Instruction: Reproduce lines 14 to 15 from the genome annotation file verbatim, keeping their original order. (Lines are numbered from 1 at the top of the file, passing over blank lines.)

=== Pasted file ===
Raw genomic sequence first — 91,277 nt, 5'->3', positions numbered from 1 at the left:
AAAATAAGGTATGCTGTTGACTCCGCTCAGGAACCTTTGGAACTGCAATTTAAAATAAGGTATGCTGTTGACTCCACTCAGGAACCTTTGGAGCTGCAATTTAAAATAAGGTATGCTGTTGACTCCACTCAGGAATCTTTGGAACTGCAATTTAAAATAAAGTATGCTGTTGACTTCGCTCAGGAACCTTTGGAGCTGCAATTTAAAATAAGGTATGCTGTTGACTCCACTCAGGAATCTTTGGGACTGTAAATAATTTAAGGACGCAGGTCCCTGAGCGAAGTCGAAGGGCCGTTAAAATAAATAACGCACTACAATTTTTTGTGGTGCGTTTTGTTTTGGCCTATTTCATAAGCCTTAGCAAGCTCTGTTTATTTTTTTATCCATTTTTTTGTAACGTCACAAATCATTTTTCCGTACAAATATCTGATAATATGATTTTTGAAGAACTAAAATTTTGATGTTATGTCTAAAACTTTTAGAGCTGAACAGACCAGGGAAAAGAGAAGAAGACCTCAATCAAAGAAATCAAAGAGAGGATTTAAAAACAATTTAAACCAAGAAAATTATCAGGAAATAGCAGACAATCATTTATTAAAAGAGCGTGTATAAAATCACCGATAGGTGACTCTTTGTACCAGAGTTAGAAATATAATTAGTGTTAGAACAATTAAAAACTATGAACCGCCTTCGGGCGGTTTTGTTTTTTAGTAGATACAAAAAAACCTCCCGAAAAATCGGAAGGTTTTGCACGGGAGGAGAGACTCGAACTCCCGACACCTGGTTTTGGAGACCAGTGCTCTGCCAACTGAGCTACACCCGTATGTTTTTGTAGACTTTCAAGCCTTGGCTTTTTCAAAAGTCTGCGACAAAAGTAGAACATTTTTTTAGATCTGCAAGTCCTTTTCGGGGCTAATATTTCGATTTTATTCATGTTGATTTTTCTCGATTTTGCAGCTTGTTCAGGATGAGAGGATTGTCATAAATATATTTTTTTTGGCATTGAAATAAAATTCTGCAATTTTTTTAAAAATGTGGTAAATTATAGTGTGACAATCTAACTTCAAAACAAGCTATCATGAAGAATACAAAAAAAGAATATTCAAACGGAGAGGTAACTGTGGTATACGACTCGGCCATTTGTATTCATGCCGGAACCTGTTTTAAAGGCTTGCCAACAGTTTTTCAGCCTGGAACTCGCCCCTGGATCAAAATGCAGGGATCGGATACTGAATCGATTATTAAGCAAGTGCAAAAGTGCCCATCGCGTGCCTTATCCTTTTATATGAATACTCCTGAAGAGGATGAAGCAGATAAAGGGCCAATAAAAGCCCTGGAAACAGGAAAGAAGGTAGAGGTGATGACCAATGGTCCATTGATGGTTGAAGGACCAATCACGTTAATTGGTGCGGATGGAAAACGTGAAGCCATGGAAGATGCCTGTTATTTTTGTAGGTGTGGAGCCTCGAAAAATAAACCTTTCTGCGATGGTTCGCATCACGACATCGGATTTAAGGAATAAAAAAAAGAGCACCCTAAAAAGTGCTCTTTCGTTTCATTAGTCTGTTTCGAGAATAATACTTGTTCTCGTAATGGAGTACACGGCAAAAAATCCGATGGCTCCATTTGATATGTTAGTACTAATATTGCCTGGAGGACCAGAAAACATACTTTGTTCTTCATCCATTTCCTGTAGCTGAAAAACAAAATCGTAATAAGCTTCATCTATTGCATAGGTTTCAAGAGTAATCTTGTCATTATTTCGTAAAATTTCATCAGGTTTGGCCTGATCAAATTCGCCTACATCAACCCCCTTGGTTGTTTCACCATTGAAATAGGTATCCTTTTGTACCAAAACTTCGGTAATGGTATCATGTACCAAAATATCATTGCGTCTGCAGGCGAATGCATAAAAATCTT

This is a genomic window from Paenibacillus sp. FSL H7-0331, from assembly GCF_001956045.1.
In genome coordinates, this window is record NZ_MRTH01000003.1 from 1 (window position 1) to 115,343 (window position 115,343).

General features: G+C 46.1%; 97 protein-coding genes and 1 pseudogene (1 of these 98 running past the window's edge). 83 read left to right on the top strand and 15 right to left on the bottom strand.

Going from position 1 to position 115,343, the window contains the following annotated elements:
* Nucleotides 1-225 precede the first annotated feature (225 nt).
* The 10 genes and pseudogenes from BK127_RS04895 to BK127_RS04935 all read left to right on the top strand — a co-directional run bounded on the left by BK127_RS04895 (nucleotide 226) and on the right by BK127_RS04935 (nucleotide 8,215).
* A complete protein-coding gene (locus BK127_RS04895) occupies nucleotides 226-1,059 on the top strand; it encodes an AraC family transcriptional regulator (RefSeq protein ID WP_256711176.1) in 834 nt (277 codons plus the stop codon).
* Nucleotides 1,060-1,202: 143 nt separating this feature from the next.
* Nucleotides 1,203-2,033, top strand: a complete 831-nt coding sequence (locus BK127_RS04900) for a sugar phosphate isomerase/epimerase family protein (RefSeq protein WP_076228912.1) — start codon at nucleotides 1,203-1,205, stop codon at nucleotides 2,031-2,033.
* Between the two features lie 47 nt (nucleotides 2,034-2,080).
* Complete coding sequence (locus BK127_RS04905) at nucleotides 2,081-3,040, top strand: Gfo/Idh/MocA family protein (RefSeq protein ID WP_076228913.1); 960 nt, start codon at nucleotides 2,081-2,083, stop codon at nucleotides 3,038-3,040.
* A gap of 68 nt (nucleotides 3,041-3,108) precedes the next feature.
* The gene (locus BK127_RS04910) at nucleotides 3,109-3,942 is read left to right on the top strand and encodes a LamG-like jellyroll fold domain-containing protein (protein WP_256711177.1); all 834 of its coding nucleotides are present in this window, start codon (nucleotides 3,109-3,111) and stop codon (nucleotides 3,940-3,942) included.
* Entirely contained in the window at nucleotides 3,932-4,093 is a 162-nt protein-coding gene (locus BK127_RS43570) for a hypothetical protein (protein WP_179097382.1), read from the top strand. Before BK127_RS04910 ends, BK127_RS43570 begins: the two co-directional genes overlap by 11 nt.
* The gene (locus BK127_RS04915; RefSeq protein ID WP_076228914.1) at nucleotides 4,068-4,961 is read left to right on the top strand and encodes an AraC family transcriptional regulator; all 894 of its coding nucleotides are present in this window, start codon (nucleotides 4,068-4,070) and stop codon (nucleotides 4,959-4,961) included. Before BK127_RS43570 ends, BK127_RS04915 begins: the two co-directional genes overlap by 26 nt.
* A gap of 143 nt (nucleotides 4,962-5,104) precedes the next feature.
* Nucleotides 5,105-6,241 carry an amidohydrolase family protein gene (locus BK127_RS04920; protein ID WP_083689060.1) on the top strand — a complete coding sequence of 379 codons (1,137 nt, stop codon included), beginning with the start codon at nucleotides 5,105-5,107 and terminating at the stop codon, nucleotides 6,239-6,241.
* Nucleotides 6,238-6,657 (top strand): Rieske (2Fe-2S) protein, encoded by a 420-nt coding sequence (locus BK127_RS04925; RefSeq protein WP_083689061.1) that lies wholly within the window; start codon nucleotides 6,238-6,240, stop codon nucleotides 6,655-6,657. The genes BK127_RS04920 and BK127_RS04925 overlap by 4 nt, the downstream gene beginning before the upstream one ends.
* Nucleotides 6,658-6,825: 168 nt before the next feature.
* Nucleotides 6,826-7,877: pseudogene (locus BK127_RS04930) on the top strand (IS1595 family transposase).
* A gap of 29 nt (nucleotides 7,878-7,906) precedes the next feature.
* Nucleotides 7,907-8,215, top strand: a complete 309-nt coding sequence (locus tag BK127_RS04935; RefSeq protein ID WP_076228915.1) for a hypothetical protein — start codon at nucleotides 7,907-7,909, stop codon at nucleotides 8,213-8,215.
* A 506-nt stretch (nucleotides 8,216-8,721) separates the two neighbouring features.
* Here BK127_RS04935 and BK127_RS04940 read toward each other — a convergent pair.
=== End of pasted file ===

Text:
* A gap of 68 nt (nucleotides 3,041-3,108) precedes the next feature.
* The gene (locus BK127_RS04910) at nucleotides 3,109-3,942 is read left to right on the top strand and encodes a LamG-like jellyroll fold domain-containing protein (protein WP_256711177.1); all 834 of its coding nucleotides are present in this window, start codon (nucleotides 3,109-3,111) and stop codon (nucleotides 3,940-3,942) included.